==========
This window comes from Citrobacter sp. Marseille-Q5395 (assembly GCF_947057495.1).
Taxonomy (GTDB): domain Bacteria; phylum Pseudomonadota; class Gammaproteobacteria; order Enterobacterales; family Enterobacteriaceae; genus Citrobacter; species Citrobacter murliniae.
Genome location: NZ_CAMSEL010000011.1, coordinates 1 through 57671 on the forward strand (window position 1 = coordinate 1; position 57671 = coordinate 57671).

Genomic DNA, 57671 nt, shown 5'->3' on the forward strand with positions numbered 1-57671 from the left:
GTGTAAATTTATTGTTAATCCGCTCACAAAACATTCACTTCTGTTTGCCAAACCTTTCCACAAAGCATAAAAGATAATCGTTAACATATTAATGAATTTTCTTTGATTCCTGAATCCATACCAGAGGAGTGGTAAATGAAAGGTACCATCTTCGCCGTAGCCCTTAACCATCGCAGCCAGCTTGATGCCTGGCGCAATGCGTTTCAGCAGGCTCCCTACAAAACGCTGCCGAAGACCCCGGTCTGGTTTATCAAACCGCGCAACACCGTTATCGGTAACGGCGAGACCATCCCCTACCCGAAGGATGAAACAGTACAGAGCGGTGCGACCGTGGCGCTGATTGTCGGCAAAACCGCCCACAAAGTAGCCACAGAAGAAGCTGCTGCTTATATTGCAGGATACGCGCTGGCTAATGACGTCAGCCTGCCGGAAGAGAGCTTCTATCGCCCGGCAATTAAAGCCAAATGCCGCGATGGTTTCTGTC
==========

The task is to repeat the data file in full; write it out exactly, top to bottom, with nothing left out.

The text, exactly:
This window comes from Citrobacter sp. Marseille-Q5395 (assembly GCF_947057495.1).
Taxonomy (GTDB): domain Bacteria; phylum Pseudomonadota; class Gammaproteobacteria; order Enterobacterales; family Enterobacteriaceae; genus Citrobacter; species Citrobacter murliniae.
Genome location: NZ_CAMSEL010000011.1, coordinates 1 through 57671 on the forward strand (window position 1 = coordinate 1; position 57671 = coordinate 57671).

Genomic DNA, 57671 nt, shown 5'->3' on the forward strand with positions numbered 1-57671 from the left:
GTGTAAATTTATTGTTAATCCGCTCACAAAACATTCACTTCTGTTTGCCAAACCTTTCCACAAAGCATAAAAGATAATCGTTAACATATTAATGAATTTTCTTTGATTCCTGAATCCATACCAGAGGAGTGGTAAATGAAAGGTACCATCTTCGCCGTAGCCCTTAACCATCGCAGCCAGCTTGATGCCTGGCGCAATGCGTTTCAGCAGGCTCCCTACAAAACGCTGCCGAAGACCCCGGTCTGGTTTATCAAACCGCGCAACACCGTTATCGGTAACGGCGAGACCATCCCCTACCCGAAGGATGAAACAGTACAGAGCGGTGCGACCGTGGCGCTGATTGTCGGCAAAACCGCCCACAAAGTAGCCACAGAAGAAGCTGCTGCTTATATTGCAGGATACGCGCTGGCTAATGACGTCAGCCTGCCGGAAGAGAGCTTCTATCGCCCGGCAATTAAAGCCAAATGCCGCGATGGTTTCTGTC